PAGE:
Tuesday, September 24, 2013

How Do Pregnancies Differ - Guest post from Wondermom Wannabe

Guess what I'm doing today? You got it. Tearing apart my house. Today I'd like to welcome Corinne from Wondermom Wannabe. She shares some tips on how pregnancies are different, especially for the same mama! After all, each of our kids are unique, right? I can definitely tell there are quite a few differences between my second pregnancy versus my first - mostly hitting milestones sooner (probably because I know what to look for).

How Do Pregnancies Differ?

I remember the joy, fear, and anxiety I felt when I found out I was pregnant with my first child. Fortunately, that first pregnancy ended up being a cakewalk. Aside from being a little tired during first trimester and a little clumsy during second semester, I felt healthier than I had in years and was spared any aches and pains. In contrast, labor and delivery was a 3-day (yes, 3 DAYS!) nightmare. Still, 9 months of smooth sailing seemed like a fair trade for a few days of discomfort so a year later I was ready to try again.

That’s when I learned something I think every expectant mother should know. Every pregnancy is different. I don’t just mean that your pregnancy experience will be different than mine. I mean that EVERY pregnancy is different. That cakewalk I enjoyed during my first trip towards motherhood did not establish itself as a pattern. I won’t bore you with the details of each of my pregnancies, but I will highlight some key points that I wish someone had shared with me before I finally figured things out on my own sometime during my fourth pregnancy.
  1. Don’t get rid of your “What to Expect When You’re Expecting” book after you’ve successfully delivered your first child. If you experience strange symptoms during subsequent pregnancies that didn’t occur your first go-round, it will give you peace of mind before you make it to your next scheduled OB appointment to know that it’s a typical pregnancy symptom.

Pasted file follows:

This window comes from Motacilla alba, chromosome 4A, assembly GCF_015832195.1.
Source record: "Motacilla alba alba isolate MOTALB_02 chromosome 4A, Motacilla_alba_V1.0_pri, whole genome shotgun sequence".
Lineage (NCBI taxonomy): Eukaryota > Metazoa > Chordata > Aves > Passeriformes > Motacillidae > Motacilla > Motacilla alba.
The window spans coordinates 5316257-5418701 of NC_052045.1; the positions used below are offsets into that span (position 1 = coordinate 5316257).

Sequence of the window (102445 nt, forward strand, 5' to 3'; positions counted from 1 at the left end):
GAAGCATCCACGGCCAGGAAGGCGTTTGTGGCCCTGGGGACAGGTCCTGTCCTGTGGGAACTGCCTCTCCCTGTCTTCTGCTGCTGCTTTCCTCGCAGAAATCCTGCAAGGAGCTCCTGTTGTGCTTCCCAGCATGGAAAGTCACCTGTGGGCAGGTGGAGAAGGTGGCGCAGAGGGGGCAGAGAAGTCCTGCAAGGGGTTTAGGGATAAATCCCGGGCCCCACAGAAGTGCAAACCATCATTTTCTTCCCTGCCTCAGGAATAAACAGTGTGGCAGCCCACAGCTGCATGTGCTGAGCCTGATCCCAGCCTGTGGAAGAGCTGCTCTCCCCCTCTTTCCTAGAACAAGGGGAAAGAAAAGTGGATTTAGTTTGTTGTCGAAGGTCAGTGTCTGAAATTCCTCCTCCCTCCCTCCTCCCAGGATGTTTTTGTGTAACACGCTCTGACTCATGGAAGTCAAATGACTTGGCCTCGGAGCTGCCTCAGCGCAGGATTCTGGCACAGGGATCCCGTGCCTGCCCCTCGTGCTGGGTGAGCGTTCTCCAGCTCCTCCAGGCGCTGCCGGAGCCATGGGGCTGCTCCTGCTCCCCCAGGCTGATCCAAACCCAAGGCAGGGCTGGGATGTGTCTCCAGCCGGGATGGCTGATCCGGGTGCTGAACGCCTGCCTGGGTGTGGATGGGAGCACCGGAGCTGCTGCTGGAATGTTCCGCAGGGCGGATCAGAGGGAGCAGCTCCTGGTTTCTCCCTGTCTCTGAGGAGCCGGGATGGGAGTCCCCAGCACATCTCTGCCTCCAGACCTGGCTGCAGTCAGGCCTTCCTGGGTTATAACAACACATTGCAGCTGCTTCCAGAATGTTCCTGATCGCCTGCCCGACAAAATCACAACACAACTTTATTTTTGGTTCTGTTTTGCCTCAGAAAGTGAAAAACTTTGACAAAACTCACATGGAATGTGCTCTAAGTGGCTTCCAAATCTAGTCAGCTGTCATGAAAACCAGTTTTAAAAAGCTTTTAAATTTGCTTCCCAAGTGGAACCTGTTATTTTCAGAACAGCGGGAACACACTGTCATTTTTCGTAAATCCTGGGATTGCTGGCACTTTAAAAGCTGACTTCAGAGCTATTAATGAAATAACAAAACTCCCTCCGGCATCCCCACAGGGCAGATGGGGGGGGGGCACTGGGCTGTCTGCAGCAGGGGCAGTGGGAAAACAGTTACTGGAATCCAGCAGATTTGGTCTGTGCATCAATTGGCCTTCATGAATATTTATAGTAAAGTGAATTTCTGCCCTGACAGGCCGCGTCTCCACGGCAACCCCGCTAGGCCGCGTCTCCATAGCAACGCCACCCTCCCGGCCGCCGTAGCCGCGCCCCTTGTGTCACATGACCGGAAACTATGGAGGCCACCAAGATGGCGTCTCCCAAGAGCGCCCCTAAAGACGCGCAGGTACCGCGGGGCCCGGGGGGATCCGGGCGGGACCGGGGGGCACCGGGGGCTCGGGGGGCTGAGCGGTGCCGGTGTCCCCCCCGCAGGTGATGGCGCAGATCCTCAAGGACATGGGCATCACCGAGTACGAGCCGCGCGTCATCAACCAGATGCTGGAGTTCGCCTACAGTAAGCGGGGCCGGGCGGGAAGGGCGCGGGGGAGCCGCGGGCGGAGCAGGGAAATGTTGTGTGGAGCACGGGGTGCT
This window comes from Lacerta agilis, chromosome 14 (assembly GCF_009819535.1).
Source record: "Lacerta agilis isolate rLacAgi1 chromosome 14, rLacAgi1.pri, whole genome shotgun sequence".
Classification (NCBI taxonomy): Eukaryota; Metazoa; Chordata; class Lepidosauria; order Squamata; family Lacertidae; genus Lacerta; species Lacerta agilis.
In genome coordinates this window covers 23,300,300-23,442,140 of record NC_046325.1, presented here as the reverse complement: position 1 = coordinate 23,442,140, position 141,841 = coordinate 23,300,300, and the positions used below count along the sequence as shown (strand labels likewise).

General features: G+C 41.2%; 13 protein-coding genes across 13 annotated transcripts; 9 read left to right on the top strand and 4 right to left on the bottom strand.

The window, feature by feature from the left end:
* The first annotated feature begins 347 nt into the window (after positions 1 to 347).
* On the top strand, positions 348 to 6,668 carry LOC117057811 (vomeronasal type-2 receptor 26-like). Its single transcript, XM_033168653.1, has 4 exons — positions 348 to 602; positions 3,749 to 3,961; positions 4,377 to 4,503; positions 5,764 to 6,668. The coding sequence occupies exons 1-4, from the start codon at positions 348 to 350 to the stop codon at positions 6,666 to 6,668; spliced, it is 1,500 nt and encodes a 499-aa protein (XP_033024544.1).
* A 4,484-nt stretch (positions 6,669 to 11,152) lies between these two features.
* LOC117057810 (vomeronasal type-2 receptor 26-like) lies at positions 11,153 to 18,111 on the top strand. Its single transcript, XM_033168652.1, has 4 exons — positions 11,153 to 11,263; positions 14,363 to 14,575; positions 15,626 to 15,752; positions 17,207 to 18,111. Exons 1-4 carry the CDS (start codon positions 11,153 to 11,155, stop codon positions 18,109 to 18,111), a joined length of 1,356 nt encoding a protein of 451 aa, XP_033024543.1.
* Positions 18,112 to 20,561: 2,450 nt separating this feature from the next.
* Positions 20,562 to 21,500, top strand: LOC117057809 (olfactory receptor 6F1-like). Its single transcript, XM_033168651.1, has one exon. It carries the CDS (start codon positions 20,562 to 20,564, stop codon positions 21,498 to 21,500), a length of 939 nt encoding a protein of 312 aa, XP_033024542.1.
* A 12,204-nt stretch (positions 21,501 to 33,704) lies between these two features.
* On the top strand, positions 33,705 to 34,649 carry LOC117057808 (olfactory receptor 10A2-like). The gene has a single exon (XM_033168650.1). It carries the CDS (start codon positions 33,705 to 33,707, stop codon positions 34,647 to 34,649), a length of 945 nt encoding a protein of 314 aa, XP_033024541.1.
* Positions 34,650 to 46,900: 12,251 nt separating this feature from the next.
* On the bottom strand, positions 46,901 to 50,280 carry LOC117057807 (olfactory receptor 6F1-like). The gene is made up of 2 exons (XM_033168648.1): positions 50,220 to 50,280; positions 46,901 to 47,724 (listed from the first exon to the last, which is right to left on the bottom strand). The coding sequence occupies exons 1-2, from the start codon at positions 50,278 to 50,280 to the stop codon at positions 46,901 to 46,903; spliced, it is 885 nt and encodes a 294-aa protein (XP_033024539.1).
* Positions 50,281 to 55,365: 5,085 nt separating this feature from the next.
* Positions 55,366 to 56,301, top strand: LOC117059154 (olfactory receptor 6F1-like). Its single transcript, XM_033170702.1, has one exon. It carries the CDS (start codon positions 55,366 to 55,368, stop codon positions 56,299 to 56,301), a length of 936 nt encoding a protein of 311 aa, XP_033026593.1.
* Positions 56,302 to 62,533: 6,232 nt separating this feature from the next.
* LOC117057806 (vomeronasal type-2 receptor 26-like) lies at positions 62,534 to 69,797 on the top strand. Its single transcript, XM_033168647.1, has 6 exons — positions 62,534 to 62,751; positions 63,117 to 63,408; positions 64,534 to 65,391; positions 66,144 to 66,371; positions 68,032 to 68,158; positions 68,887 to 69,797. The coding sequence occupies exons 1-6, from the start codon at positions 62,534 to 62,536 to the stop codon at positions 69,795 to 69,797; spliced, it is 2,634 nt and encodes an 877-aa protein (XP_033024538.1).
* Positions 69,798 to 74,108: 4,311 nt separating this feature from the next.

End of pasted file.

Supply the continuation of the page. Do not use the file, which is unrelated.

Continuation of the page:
2. Things happen sooner the 2nd, 3rd, and 4th time around. I fondly remember wearing my normal clothes into second semester when I was pregnant with my first child. Imagine my surprise when I had to pull them out just one month after I discovered I was pregnant with my daughter. Of course this was nothing compared to the fact that I suspected my third pregnancy when I looked down and noticed a small bulge in my stomach two days after my period failed to arrive. My doctor explained that my uterus was like a balloon. The first time you blow it up, it takes some time and effort but after it’s been inflated once, it’s MUCH easier to stretch out again.
  3. Miscarriages are common. I miscarried my second pregnancy. At first I was confused because I had already delivered a healthy child and didn’t understand how my system had broken afterwards. 20% of pregnancies end in miscarriage (or 1 in every 5 pregnancies). Although some miscarriages are the result of health issues with the mother, the point is that you shouldn’t jump to that conclusion and cause yourself undue stress.
  4. If you develop a strange ache, skin change, hair loss, or really any physical change during pregnancy, chances are your changing hormones are to blame for your physical ailments. I developed carpal tunnel syndrome during my second pregnancy due to the extra fluid coursing through my veins. I’m not saying you should ignore serious pains or wildly erratic symptoms. However, your first call should be to your OB (if it’s not an emergency room level problem). Also, it’s much easier to cope with the mysterious mustache you have suddenly grown when you know you’ll only have to wax it away for a few months, rather than emptying your future child’s college fund to pay for laser hair removal that is most likely unwarranted.
  5. Pregnancy is a lot harder after you already have kids. I don’t mean that each pregnancy gets harder. It’s just that during your first pregnancy, you only have yourself to take care of. After that, you have someone else whose needs you have to attend to and being pregnant and taking care of a child is exhausting. So, even if you were able to work full-time, take care of all the household chores, exercise every day, and do some charity work in your free time during pregnancy number one, be a little cautious about over-committing yourself during subsequent pregnancies.
Corinne Schmitt is a mom of four wonderful kids ranging in age from 6 to 16 and wife to a U.S. Marine. She blogs at Wondermom Wannabe about how to juggle all the responsibilities of being a wife and mother and how to cope with the stress of trying to do it all.

Did you notice a difference between your pregnancies?
Want to write for The Pierogie Mama? Email me!

1 comment:

  1. Both of my pregnancies were very different and I had a boy and a girl.



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